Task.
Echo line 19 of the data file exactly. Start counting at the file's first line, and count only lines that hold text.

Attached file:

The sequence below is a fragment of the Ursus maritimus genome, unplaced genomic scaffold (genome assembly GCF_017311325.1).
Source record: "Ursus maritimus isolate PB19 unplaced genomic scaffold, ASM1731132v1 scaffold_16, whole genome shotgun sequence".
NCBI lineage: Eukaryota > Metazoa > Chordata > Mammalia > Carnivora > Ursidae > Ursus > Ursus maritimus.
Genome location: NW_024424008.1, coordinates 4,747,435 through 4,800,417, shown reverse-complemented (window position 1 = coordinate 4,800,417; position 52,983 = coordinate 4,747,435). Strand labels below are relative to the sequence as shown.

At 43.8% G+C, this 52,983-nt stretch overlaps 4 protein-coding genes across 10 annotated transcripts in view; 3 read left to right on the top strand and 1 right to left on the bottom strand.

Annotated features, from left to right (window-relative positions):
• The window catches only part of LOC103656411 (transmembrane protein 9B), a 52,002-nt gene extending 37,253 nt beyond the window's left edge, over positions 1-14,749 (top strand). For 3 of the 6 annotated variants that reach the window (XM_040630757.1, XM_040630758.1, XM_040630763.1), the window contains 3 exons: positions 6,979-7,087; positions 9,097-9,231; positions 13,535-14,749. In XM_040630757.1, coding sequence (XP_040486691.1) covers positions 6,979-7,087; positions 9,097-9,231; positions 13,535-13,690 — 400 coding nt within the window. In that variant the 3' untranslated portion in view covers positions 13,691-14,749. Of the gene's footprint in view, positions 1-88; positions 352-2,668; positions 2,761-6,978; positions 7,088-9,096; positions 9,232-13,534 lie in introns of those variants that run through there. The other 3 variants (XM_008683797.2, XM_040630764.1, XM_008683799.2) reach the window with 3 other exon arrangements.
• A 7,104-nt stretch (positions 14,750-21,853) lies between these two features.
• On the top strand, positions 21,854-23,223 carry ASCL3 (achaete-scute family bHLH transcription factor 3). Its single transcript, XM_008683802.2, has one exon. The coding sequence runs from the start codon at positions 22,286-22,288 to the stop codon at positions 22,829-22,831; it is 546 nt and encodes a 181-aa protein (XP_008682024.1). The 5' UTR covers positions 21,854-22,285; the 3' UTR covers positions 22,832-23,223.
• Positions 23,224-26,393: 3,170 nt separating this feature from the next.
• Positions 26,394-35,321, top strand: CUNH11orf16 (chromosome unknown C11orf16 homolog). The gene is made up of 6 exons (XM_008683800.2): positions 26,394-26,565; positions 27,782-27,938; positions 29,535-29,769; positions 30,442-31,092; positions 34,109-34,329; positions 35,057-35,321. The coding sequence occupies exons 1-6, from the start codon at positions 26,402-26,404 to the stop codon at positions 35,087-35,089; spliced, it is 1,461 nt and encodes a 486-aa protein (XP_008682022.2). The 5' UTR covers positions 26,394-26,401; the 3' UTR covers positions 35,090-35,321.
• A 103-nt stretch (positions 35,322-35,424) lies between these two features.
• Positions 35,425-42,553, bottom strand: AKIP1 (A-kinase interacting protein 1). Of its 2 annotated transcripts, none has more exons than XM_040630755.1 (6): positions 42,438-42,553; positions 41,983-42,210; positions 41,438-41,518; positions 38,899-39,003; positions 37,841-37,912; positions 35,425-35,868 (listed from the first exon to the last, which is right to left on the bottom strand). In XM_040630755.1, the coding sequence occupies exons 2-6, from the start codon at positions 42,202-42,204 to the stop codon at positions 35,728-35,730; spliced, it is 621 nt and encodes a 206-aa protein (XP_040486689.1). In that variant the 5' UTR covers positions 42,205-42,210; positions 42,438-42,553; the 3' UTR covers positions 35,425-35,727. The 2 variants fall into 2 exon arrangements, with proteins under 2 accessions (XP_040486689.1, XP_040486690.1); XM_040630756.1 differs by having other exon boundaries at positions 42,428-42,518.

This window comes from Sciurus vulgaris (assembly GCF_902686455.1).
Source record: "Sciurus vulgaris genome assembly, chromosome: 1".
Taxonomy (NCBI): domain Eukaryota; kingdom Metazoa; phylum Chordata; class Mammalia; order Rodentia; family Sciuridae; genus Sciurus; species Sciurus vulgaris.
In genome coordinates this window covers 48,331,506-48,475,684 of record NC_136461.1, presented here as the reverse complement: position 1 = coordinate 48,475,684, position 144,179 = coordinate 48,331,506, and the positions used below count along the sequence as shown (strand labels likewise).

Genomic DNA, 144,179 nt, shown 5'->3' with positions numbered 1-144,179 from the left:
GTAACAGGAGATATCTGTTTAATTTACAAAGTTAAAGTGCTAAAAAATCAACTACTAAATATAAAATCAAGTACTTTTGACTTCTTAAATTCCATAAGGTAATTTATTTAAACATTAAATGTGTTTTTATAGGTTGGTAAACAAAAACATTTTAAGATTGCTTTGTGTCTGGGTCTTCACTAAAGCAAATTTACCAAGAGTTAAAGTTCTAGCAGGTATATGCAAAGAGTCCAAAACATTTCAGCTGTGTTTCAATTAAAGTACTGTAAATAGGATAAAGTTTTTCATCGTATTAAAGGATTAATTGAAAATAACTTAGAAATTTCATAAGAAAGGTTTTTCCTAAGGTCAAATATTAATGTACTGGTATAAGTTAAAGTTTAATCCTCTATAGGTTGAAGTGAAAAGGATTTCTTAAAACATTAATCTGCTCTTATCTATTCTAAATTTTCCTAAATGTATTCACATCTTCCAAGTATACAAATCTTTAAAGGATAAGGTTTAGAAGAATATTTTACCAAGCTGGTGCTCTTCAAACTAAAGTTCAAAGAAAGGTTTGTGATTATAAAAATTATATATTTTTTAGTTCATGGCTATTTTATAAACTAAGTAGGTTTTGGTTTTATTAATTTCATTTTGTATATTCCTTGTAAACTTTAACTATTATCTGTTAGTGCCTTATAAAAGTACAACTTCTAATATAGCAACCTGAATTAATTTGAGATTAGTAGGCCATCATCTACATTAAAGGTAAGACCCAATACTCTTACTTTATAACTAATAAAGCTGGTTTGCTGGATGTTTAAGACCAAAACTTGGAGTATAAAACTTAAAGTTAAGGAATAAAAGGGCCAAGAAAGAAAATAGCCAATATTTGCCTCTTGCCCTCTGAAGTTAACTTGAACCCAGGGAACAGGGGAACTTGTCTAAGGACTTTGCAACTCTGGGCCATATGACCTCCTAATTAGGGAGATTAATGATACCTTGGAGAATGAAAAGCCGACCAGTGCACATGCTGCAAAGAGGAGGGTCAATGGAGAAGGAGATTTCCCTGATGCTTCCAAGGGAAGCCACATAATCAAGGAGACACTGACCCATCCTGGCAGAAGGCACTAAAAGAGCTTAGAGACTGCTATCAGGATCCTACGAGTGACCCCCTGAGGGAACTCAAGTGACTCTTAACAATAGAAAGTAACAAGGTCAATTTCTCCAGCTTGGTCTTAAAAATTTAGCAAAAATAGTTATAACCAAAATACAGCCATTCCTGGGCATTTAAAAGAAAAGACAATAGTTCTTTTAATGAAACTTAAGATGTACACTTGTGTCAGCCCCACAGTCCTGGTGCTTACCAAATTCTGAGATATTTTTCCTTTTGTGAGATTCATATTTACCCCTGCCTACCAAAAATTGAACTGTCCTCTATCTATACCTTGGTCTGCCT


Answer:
GTAACAGGAGATATCTGTTTAATTTACAAAGTTAAAGTGCTAAAAAATCAACTACTAAATATAAAATCAAGTACTTTTGACTTCTTAAATTCCATAAGGTAATTTATTTAAACATTAAATGTGTTTTTATAGGTTGGTAAACAAAAACATTTTAAGATTGCTTTGTGTCTGGGTCTTCACTAAAGCAAATTTACCAAGAGTTAAAGTTCTAGCAGGTATATGCAAAGAGTCCAAAACATTTCAGCTGTGTTTCAATTAAAGTACTGTAAATAGGATAAAGTTTTTCATCGTATTAAAGGATTAATTGAAAATAACTTAGAAATTTCATAAGAAAGGTTTTTCCTAAGGTCAAATATTAATGTACTGGTATAAGTTAAAGTTTAATCCTCTATAGGTTGAAGTGAAAAGGATTTCTTAAAACATTAATCTGCTCTTATCTATTCTAAATTTTCCTAAATGTATTCACATCTTCCAAGTATACAAATCTTTAAAGGATAAGGTTTAGAAGAATATTTTACCAAGCTGGTGCTCTTCAAACTAAAGTTCAAAGAAAGGTTTGTGATTATAAAAATTATATATTTTTTAGTTCATGGCTATTTTATAAACTAAGTAGGTTTTGGTTTTATTAATTTCATTTTGTATATTCCTTGTAAACTTTAACTATTATCTGTTAGTGCCTTATAAAAGTACAACTTCTAATATAGCAACCTGAATTAATTTGAGATTAGTAGGCCATCATCTACATTAAAGGTAAGACCCAATACTCTTACTTTATAACTAATAAAGCTGGTTTGCTGGATGTTTAAGACCAAAACTTGGAGTATAAAACTTAAAGTTAAGGAATAAAAGGGCCAAGAAAGAAAATAGCCAATATTTGCCTCTTGCCCTCTGAAGTTAACTTGAACCCAGGGAACAGGGGAACTTGTCTAAGGACTTTGCAACTCTGGGCCATATGACCTCCTAATTAGGGAGATTAATGATACCTTGGAGAATGAAAAGCCGACCAGTGCACATGCTGCAAAGAGGAGGGTCAATGGAGAAGGAGATTTCCCTGATGCTTCCAAGGGAAGCCACATAATCAAGGAGACACTGACCCATCCTGGCAGAAGGCACTAAAAGAGCTTAGAGACTGCTATCAGGATCCTACGAGTGACCCCCTGAGGGAACTCAAGTGACTCTTAACAATAGAAAGTAACAAGGTCAATTTCTCCAGCTTGGTCTTAAAAATTTAGCAAAAATAGTTATAACCAAAATACAGCCATTCCTGGGCATTTAAAAGAAAAGACAATAGTTCTTTTAATGAAACTTAAGATGTACACTTGTGTCAGCCCCACAGTCCTGGTGCTTACCAAATTCTGAGATATTTTTCCTTTTGTGAGATTCATATTTACCCCTGCCTACCAAAAATTGAACTGTCCTCTATCTATACCTTGGTCTGCCT